Music lessons are another way to network. And they should be a "must" for children the same way reading and writing are. The practices make neural pathways that seem to improve math performance. Not being in school leaves more time for practice and just playing with music.

Homeschoolers have better outcomes for higher education, lack of drug use, feelings of self-worth, etc. One bookstore owner told me she could tell the home-schooled kids as soon as they hit the door of her store. They were more focused, better behaved, and more interested in the books. They also interacted with one another without the need for being "cool."

If it's any inducement, tell your wife the "schooling" part only takes a few hours a day and you gradually wean the child toward using his own initiative to self-start the learning process. Sometimes it's going on and you don't even know it. To this day, I still can't figure out how our son became such an expert on birds, but he sure did.

If you want curiculum, I suggest the Calvert School in Baltimore. They are used by foreign service families and have been around a long time. It's well worth the money for books and the cost of the individual teacher who helps the parent oversee the learning. Papers are sent in to be graded and are returned with comments. They are accredited, too.

Have no idea what they cost now. Back then it was about 500.00 per year. It's probably double that now, but still a bargain.

One book, which does not address homeschooling, but is concerned with the destructive aspects of peer relationships is "Hold On To Your Kids: Why Parents Matter."

Dymphna said...

islam is the borg --

You're right. Unfortunately, private schools are sometimes not much better. The Friends' School our boy went to was so p.c. and elitist as to make the air unbreathable.

Two incidents:

Once he found some classmates locking another classmate in a closet. The latter was freaking and seemed terrified. The Boy intervened and was roundly excoriated by everyone, including the victim. So the Boy tried to talk to Administration but everyone was too busy. So he typed out a sheet of paper about what Quaker values were supposed to mean at the school and described the incident -- he hung his "theses" on two or three doors so people couldn't miss reading it. Admin. was real annoyed with him; upper school kids supported his actions. Admin finally decided the whole cohort of boys that age needed some education on bullying. Needless to say, the Boy was satisfied but the tarnish was definitely on the haloes of adults he'd previously looked up to.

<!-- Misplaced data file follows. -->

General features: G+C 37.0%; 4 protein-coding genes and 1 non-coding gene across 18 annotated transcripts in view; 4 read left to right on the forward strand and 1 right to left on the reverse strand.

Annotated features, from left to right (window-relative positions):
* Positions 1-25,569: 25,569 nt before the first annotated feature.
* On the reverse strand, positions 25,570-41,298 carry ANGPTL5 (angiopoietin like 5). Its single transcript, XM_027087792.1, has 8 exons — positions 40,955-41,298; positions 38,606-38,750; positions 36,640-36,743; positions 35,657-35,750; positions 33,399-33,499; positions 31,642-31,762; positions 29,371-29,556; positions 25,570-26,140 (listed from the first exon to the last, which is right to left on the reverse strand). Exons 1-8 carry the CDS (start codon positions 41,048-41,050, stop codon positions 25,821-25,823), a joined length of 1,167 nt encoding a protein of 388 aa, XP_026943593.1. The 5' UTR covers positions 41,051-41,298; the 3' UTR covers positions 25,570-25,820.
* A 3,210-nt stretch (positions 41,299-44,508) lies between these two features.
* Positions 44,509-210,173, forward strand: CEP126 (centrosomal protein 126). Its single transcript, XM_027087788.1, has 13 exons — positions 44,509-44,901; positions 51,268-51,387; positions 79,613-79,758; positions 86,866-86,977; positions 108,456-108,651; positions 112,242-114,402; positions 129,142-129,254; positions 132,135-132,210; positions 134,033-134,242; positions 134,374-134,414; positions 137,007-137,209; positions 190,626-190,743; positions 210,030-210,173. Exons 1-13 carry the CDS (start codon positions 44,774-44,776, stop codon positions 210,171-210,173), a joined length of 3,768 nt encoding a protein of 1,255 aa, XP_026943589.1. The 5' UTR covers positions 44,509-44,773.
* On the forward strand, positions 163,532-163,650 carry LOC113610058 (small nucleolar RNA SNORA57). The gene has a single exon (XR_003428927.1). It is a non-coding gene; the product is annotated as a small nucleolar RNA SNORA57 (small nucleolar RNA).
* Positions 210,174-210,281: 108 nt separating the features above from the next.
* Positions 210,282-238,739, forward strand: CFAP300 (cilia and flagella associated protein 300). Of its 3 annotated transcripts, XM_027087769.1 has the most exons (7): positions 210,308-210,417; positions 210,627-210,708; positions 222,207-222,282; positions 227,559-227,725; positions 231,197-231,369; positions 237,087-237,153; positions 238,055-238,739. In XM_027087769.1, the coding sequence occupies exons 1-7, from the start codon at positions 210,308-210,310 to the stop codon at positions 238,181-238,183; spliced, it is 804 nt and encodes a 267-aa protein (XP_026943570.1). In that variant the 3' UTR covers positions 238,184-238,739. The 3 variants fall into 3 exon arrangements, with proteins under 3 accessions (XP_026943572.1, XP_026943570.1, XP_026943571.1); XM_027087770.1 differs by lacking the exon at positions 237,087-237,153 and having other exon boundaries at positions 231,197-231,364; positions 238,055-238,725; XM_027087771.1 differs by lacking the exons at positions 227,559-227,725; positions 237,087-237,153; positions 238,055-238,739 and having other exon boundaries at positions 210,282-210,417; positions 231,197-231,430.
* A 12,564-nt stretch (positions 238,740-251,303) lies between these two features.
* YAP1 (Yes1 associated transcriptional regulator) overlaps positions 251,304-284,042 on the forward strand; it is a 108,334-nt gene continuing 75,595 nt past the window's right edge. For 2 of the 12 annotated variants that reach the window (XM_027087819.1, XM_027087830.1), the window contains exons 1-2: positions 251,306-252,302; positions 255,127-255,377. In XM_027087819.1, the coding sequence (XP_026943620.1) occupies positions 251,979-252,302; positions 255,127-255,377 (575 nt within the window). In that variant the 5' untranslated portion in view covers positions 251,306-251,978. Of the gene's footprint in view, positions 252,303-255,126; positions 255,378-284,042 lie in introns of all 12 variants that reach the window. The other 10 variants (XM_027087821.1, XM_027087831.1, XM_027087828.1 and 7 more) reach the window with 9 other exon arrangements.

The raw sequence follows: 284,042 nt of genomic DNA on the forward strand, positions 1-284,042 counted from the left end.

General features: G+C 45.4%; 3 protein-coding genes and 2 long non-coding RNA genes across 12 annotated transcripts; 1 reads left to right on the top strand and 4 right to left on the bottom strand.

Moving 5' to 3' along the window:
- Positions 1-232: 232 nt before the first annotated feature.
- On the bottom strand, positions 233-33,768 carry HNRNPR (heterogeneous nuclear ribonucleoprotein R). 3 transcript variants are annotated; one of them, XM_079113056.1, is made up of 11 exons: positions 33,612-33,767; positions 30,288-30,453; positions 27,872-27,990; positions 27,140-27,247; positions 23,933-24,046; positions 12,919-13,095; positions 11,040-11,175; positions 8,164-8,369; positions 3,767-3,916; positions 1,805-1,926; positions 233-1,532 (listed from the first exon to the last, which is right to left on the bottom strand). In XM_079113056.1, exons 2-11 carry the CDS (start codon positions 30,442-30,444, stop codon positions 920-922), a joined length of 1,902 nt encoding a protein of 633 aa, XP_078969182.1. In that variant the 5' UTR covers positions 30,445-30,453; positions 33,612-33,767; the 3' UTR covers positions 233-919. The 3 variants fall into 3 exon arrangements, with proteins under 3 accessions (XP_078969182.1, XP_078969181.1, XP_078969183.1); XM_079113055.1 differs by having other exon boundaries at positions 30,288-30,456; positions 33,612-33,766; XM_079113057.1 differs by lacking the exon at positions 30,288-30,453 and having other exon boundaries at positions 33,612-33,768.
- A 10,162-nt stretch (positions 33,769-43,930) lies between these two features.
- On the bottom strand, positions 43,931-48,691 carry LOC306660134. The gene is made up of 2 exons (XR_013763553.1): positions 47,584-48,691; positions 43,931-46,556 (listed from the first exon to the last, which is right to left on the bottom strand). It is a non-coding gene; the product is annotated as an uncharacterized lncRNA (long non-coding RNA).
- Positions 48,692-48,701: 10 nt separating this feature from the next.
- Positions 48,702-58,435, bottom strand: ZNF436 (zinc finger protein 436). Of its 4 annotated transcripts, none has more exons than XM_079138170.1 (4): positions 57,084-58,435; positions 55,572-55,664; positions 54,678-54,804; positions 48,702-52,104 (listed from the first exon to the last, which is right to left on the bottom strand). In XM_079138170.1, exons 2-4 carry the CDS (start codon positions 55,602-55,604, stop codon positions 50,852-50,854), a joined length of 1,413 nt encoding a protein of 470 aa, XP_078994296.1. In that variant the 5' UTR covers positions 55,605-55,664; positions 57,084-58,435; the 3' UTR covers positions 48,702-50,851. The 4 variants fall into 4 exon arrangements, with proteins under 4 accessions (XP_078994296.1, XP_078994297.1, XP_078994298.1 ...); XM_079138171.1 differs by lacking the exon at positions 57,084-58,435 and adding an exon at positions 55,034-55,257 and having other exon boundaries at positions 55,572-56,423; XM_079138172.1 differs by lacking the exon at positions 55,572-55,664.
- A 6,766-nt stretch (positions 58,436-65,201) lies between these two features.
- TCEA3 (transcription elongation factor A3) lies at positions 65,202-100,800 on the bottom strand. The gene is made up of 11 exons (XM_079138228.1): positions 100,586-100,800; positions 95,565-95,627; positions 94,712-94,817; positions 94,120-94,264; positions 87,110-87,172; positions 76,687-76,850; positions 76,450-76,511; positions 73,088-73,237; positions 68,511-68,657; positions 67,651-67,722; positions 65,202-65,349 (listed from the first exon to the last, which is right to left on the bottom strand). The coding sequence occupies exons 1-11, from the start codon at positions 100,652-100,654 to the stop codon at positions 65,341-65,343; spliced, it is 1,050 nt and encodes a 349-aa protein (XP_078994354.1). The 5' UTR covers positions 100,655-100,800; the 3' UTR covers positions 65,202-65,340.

Another time, kids had moved some couches out onto the lawn in the good weather. A teacher got up at Morning Meeting to complain they'd made it look like "a trailer park with the furniture scattered outside..." The Boy then stood up and asked her if she had some objection to trailer parks since his sister lived in one. The silence was, let us say, deep and thoughtful.

We took him out of the school the following year...

BTW, he and one history teacher were the token conservatives there. Everyone else was a very deeply blue liberal hue.

Hanley Family said...

socialization is not all its cracked up to isn't even what people think it is. It is "enculteration" (I read, "indoctrination.") Anyway, I just posted my thoughts on what truly is.

Thanks for the link, even if it was just a random sampling. I was wondering why I suddenly had a bunch of hits coming from Gates of Vienna. I like your blog, but I couldn't think of any reason y'all would link to me!

And I can't help you with the Swedish, but if you ever need help with a bit of German, I'd love to help!

Hanley Family said...

oops...messed up the code...didn't mean that whole thing to be linked : (